What do you look for in a founder?

The founder judgement is the most important thing we do when we make an investment. When a business is in its early stages there isn’t the data upon which to make decisions, we need to go with our judgement of a founder’s character and their ability to lead a $100M revenue business in the future.

I look for honesty and integrity in a founder. I also look at other qualities, such as their ability to sell their vision. I ask myself whether they will be able to attract the right talent – and ask them to take a risk in their careers to work for a start-up – and convince said candidates to work with them. Will they be able to convince other investors? I look for the founder’s conviction in their vision and their ability to pull on different levers to make it happen.

I like to get the founder to pitch to as many people as possible as everyone has a different interpretation of a person’s character. Our team has vast experience of investing in founders at the seed stage, and we know what good looks like. The founder doesn’t have to be perfect – some things can be coached. If, for example, they don’t know how to sell effectively and scale their business, we can tap into our network to help them. Leadership skills can also be taught, and we can introduce them to a mentor.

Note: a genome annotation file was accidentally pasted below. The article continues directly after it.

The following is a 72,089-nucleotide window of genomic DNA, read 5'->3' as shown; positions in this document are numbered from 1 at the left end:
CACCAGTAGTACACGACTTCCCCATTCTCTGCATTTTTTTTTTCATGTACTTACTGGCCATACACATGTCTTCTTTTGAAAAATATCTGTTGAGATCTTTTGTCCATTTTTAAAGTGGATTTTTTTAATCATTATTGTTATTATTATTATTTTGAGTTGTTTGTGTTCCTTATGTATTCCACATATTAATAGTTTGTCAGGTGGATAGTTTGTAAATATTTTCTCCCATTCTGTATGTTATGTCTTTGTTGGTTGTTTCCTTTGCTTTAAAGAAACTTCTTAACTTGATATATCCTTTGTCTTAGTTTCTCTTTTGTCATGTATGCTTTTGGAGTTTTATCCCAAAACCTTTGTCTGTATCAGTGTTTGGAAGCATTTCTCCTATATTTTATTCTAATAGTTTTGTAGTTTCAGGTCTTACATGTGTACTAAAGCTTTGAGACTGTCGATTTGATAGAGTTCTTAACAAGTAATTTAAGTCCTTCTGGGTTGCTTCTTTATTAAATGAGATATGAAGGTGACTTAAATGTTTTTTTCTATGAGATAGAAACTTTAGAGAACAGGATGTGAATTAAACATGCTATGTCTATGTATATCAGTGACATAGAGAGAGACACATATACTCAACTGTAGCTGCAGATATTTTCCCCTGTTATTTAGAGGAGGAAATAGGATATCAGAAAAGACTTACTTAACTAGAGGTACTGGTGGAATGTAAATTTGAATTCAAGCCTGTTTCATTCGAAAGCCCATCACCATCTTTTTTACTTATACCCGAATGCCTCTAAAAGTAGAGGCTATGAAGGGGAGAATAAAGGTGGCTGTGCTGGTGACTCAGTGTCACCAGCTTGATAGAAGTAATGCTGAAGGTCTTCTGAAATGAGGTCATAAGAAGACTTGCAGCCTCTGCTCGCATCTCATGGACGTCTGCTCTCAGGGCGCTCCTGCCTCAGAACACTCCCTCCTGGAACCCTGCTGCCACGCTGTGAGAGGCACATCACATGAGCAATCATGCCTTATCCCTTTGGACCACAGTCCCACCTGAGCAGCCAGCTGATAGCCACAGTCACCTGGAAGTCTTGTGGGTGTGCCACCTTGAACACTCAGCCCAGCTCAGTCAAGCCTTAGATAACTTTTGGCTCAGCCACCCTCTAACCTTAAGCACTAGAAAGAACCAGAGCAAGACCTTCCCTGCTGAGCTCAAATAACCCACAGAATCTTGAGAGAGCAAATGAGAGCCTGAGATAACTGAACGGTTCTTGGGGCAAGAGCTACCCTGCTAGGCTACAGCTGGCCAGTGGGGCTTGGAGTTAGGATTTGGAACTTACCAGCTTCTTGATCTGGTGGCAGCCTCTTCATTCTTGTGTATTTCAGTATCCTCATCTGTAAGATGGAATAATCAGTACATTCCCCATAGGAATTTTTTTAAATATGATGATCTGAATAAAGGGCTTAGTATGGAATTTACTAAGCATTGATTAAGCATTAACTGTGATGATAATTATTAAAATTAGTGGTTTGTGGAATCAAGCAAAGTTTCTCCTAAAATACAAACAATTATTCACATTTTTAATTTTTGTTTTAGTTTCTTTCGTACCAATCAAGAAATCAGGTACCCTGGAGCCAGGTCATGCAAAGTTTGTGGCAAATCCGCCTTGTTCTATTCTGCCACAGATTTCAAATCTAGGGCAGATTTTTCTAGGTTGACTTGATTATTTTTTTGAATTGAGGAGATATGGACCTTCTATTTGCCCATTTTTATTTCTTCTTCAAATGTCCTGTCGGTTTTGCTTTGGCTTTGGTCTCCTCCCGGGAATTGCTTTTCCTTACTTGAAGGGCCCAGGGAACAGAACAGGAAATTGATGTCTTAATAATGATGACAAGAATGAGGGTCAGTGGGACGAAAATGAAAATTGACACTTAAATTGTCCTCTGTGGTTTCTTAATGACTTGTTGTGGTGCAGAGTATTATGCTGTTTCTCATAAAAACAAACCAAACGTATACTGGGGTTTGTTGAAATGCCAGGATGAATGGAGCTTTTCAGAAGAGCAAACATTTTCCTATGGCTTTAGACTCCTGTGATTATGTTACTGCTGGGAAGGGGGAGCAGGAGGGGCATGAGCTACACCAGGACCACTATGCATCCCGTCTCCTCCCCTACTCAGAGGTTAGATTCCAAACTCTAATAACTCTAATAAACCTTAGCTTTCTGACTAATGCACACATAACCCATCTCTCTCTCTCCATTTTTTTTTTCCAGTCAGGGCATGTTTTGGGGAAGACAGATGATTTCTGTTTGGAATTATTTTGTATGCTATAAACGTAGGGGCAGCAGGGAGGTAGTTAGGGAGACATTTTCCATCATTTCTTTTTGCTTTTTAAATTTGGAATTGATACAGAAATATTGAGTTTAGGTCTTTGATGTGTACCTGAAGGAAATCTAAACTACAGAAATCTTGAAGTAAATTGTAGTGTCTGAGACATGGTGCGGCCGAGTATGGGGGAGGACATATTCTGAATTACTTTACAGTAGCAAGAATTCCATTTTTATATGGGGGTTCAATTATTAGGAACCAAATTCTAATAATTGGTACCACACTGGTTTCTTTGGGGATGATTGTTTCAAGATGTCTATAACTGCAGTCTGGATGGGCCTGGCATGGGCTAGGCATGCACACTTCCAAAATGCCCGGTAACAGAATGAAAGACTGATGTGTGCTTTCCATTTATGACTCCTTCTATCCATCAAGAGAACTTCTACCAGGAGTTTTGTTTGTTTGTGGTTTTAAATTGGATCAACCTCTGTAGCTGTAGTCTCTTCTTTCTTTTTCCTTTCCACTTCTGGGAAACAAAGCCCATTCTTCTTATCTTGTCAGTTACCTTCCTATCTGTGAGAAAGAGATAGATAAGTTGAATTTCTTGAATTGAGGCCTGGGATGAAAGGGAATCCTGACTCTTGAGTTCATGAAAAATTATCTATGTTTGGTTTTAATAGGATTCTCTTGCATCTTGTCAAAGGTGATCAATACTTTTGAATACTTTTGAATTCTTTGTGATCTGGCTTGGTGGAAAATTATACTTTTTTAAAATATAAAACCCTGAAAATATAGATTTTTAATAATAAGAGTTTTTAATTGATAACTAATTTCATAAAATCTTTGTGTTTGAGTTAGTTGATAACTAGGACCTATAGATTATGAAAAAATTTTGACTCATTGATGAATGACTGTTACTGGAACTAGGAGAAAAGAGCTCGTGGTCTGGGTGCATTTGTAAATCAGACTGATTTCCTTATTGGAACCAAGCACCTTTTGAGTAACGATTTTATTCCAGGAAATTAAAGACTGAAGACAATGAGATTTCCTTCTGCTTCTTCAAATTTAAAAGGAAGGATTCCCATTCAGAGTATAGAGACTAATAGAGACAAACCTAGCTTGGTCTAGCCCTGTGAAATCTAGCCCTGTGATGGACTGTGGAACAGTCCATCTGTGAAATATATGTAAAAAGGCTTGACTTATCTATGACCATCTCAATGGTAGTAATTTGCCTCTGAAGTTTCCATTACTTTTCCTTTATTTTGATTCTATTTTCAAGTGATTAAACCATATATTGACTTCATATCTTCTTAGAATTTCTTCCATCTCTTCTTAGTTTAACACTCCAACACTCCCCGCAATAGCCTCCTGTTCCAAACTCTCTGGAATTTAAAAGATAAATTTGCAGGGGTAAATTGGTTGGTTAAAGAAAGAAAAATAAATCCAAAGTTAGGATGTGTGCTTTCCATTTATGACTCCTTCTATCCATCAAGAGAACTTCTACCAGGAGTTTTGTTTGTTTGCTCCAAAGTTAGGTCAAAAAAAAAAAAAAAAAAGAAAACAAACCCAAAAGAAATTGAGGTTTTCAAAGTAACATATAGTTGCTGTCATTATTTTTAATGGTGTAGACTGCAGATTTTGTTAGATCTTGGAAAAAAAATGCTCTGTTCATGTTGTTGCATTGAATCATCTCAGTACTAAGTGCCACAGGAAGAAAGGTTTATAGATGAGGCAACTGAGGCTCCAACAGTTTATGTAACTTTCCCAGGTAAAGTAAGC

Can you talk about your current portfolio?

Our portfolio has nearly 20 companies and a number are still at the early stages of their journey – we expect we can talk more about them next year. To give you an example, we have invested in Creative X, a creative data platform that has been disruptive for marketers and enables them to effectively measure the success of their content. In June 2022, they raised $25M in Series B funding and we believe they are a company to watch.

How has Covid-19 changed the way you operate?